[Servercert-wg] Ed25519 in certificates

Ryan Sleevi sleevi at google.com
Tue Jun 25 14:16:44 MST 2019

On Tue, Jun 25, 2019 at 1:41 PM Tim Hollebeek via Servercert-wg <
servercert-wg at cabforum.org> wrote:

> What do people think about a ballot allowing certificates based on
> Ed25519?  It’s widely supported, more efficient, and more resistant to side
> channel attacks.  It’s supported by Boring SSL and OpenSSL, as well as
> other popular crypto libraries.  It’s been standardized at IETF (RFC 8032),
> and TLS 1.3 (RFC 8446) not only supports it, but encourages its use.  Some
> customers prefer non-NIST curves for various reasons.  It’s already widely
> used for DNSSEC … the Web PKI is falling behind, as usual.

I feel like we've hashed this out now several times at F2F, including what
the practical steps for deployment look like. Nothing's really changed here.

There are a number of dimensions here:
- Leaf certificates vs signing certificates (particularly relevant for key
- The expression of the SPKI (breaks a number of libraries, including all
versions of Chrome and Safari, for example)
- The benefits (slight speed) versus the cost

As a practical matter, the incremental benefit is very limited, the amount
of work to support it in any deployable fashion is actually rather
significant, the usability is fairly limited (leaf certs only).

I fundamentally disagree on the "widely supported" claim. It only
"recently" landed in OpenSSL and Golang. BoringSSL's support is not used by
any (known) shipping user of BoringSSL; it was incidentally picked up by
virtue of supporting Ed25519 at a lower level. You can see extensive
discussion within the IETF TLS WG during the standardization of TLS 1.3
about the compatibility challenges provided here by the introduction of new
subjectPublicKeyInfo types, and that's why TLS 1.3 itself has some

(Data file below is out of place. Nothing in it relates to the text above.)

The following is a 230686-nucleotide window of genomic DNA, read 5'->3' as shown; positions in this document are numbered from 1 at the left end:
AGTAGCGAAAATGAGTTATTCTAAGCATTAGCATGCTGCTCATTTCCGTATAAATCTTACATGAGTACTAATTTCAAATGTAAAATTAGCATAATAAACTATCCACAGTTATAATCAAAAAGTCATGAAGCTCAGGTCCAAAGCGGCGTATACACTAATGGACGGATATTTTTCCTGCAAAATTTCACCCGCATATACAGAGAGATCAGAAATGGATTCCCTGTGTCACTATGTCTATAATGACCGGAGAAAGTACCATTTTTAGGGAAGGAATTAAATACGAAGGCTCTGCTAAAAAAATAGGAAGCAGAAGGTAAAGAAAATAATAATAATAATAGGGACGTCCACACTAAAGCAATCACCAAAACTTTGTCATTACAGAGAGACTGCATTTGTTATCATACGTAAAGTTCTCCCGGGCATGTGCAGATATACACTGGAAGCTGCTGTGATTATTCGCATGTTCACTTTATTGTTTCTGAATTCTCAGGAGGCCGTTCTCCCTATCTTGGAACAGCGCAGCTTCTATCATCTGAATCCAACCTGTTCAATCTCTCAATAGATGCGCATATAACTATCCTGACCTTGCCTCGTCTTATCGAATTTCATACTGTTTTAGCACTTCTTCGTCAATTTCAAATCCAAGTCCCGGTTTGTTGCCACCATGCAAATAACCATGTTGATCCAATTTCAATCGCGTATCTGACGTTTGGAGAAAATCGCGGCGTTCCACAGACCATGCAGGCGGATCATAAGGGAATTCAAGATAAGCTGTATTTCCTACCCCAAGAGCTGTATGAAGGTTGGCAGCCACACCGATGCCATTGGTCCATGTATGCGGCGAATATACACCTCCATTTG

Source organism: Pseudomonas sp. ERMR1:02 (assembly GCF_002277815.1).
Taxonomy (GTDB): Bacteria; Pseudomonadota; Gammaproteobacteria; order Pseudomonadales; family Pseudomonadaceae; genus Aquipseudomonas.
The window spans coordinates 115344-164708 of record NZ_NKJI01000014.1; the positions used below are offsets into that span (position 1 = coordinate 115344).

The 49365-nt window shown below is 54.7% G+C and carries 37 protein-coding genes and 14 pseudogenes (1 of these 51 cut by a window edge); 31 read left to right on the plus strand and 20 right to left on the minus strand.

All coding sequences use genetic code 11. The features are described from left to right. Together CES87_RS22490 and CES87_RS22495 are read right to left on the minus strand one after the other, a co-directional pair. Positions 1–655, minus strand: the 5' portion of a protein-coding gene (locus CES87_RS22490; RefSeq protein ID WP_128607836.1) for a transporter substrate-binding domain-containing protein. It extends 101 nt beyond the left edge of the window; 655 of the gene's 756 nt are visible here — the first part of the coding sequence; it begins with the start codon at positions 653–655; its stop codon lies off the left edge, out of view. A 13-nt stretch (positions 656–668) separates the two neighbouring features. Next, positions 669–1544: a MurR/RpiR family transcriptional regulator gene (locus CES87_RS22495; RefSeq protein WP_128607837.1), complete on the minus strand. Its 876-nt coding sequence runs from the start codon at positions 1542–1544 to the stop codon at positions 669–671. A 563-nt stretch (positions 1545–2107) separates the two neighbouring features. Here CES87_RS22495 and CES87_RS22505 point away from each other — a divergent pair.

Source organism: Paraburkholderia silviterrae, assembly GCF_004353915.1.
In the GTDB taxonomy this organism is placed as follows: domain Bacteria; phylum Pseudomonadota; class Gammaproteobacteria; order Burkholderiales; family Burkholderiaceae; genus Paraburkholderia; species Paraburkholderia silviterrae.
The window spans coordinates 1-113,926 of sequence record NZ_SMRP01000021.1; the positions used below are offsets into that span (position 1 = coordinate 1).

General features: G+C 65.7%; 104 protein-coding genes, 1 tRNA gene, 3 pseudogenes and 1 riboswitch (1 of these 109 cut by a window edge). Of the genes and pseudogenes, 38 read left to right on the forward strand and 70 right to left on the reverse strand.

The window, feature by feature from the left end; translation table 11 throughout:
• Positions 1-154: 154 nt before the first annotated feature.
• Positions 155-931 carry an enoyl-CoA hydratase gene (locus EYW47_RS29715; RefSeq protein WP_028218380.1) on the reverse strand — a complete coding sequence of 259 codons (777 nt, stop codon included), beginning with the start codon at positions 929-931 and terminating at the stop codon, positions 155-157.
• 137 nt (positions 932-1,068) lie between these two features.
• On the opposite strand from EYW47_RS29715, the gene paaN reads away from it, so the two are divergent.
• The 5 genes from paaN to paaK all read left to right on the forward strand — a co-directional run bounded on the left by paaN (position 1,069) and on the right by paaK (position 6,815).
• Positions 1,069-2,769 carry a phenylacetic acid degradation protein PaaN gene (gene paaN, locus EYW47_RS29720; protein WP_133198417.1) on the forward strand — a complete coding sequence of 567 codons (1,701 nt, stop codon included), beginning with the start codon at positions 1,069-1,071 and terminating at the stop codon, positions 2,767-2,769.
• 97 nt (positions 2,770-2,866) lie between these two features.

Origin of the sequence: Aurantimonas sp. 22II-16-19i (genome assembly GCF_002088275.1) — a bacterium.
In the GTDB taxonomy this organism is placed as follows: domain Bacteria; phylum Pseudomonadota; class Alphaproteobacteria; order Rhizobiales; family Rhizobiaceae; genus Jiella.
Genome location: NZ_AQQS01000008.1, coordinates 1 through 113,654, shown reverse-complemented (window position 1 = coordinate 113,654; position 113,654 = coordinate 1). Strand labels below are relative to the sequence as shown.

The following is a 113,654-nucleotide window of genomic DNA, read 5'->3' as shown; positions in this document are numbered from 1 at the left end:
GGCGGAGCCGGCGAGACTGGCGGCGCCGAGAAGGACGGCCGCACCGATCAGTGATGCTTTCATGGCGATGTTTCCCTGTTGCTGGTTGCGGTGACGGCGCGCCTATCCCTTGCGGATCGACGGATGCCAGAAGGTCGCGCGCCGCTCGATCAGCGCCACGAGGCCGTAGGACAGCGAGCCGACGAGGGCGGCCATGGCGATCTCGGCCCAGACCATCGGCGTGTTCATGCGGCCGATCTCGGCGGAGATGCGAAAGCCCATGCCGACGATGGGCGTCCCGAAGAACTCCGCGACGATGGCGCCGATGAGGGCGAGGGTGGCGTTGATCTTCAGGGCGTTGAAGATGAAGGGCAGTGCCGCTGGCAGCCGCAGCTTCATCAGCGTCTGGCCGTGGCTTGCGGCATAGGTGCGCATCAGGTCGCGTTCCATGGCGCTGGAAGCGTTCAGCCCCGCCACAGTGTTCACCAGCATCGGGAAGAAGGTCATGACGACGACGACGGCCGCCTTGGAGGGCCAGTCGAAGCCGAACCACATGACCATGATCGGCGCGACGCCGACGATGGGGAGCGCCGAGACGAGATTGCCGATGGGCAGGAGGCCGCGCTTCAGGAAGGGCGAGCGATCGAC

interesting advertising.

It seems there's also three questions:
1) Is it worth permitting by the BRs? (and whether for leaves or
intermediates or both)
2) Is it worth permitting by the root stores? For example, DSA is permitted
by the BRs, but functionally not permitted by root stores.
3) Is it worth encouraging for use?

1 isn't that worthwhile without 2, and 2 isn't that worthwhile given the
compat issues. 3 isn't that worthwhile, given that we know the real effort
and energy and migration should be spent, from an implementer and a CABF
perspective, on the PQ problem. Hybrid schemes are tantalizing, and
improving performance of hybrid schemes is crucial, so perhaps there is a
path where Ed25519 is a valuable part of a hybrid scheme. Yet just as we
talked at the recent F2F about other expressions of certificate assertions,
and just as we talked in the past IETF about other provenance of signatures
or certificates for TLS handshakes, perhaps that's something worth

It's certainly appealing to frame it as the WebPKI falling behind - but, as
a practical matter, the benefits are significantly outweighed by the costs,
due to how marginal they are. There's an appeal to be made on a "We don't
trust NIST", but we've been down that road as well.

So, no, there's not a lot of benefit. As we've captured in the past. See
Seattle and Raleigh/Durham F2F minutes, and plenty past on the list.
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